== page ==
Singer Tinashe wants every one of her songs to “inspire fans to love themselves, be confident, or continue on their own personal journey.” That goal is one Tinashe has gratifyingly met with the release of 333 Deluxe, a reissued version of her acclaimed fifth studio album (released in 2021). On that album, confidence is the name of the game, with Tinashe spinning a whole new perspective on the original LP by adding a host of new tracks.
Tinashe has been in the entertainment industry for most of her life; from her humble beginnings acting in productions such as Two and a Half Men and The Polar Express, Tinashe’s tenacious musical talent led her to international superstardom. She often crafts her music from her home studio inspired by her personal experiences and what she encounters on a day-to-day basis, emphasizing her desire to connect with her audience.
Tinashe caught up with Editor-in-Chief Indira Cesarine to talk all about her career milestones and how they have all led up to 333 Deluxe. Read the full interview from “The REBEL Issue” below.
You are known for being a genre-bender – how would you describe your sound in your own words?
I think I’m always taking influence from things I love and then just trying to incorporate them in new ways. That’s also evolved over the course of my career. So right now I consider myself a pop artist who makes music that’s inspired by R&B, hip-hop, dance, electronic, house; there’s so many influences that can make it pop-slash-other-things. I feel that’s what I like to do.
I was reading about some of the people that have influenced your music; you had been quoted as saying that you loved The xx as well as legendary popstars like Michael Jackson, which is such a range of music taste. What would you consider to be the artists that really inspire your work today?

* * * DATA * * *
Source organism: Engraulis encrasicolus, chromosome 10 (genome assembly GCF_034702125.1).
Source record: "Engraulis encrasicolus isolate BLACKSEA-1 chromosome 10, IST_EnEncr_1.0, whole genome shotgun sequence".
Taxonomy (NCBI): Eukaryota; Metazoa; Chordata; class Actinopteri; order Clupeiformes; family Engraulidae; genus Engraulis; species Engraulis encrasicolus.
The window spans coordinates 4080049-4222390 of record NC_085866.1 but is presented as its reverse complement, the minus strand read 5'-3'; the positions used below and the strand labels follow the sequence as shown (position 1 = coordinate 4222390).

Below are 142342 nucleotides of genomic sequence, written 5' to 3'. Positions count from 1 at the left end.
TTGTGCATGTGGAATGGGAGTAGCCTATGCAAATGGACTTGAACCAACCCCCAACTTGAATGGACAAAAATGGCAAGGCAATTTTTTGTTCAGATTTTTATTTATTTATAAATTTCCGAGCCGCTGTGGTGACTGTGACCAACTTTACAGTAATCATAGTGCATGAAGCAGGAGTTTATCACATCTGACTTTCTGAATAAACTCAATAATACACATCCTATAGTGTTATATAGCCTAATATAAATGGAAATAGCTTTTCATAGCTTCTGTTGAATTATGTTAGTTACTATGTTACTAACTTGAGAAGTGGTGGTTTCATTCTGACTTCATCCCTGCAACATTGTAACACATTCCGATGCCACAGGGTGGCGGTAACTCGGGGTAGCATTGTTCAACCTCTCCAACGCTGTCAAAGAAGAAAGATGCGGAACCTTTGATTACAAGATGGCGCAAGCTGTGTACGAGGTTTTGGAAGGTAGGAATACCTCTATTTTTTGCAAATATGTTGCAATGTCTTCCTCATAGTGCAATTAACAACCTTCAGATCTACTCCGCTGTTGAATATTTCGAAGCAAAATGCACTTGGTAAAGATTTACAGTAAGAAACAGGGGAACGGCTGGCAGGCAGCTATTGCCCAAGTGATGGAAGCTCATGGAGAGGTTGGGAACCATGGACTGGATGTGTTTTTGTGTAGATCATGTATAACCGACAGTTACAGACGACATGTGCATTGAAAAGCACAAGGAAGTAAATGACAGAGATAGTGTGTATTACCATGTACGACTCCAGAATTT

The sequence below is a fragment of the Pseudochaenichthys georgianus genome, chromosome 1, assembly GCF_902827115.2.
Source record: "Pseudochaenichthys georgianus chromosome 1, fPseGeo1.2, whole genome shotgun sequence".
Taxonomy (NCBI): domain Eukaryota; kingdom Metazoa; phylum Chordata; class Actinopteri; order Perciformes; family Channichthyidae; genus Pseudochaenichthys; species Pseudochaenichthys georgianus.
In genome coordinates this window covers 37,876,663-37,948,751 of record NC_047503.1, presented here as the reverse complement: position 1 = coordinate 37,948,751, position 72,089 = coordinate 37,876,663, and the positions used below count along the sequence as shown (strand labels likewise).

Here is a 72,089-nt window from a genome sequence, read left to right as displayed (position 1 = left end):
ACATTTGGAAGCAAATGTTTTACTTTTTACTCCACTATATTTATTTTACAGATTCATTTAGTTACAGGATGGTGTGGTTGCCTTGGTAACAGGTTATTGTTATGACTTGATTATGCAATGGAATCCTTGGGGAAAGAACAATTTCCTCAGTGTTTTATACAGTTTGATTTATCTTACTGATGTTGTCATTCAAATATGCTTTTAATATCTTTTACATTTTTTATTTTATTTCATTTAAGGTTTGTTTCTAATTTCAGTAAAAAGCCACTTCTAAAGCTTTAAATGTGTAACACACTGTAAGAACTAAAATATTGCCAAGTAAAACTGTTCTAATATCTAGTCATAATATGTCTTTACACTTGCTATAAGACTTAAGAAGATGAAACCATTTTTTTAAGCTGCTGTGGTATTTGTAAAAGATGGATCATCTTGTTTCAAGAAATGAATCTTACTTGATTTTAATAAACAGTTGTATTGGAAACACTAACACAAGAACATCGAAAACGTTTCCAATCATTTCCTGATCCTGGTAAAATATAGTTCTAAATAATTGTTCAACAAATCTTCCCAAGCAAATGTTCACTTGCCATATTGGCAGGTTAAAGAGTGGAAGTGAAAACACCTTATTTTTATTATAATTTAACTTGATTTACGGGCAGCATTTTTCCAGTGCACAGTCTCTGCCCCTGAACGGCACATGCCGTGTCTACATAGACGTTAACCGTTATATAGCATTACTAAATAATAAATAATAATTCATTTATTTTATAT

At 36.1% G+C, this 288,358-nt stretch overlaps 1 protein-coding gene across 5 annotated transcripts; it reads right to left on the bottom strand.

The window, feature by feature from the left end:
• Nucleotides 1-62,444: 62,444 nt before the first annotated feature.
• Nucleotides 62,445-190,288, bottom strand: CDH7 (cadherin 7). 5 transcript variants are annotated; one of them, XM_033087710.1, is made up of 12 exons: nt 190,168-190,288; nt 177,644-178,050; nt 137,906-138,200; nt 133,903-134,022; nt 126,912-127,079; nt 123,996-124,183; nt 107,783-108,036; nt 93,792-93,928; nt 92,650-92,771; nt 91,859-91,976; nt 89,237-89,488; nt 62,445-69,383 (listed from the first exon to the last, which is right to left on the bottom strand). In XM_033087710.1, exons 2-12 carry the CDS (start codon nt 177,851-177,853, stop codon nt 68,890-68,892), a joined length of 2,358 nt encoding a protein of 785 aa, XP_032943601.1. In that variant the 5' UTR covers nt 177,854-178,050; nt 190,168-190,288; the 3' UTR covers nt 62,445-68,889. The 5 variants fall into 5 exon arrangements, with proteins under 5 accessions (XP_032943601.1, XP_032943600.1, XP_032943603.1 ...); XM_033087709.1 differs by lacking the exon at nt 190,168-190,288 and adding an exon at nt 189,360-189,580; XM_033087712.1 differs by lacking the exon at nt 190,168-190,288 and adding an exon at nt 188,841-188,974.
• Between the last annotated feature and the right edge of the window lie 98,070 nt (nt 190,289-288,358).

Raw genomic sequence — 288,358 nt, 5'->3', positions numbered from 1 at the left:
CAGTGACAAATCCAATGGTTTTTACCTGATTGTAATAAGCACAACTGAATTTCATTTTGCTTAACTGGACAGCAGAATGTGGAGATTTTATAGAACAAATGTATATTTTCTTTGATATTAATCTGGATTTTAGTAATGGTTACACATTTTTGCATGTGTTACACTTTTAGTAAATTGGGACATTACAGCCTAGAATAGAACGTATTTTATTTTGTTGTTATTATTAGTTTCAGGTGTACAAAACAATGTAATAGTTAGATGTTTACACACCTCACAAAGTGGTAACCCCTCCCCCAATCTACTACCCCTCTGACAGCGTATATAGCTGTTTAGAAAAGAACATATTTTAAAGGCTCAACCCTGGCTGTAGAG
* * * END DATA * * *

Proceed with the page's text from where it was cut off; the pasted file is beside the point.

I think that’s very relevant to the current generation and how listeners consume music now. I think with streaming services, everyone’s exposed to so many more different artists. It’s impossible to have a favorite genre per se, because we are able to explore and appreciate all different sides of the spectrum. And so I think for me, I grew up with that mentality of enjoying things from indie rock to R&B. My playlist was always very eclectic and had a whole array of artists.
Do you have any current favorites?
My current favorites are usually my classic favorites. I think I always keep those people in rotation that I really love and come back to and reference all the time, whether they be James Blake or Britney Spears, of course. Like I said, the range can definitely be something that would be surprising to people, because I find influence in so many different places.
Let’s talk a little bit about 333 Deluxe. Can you tell me about how it enhances the original version of 333?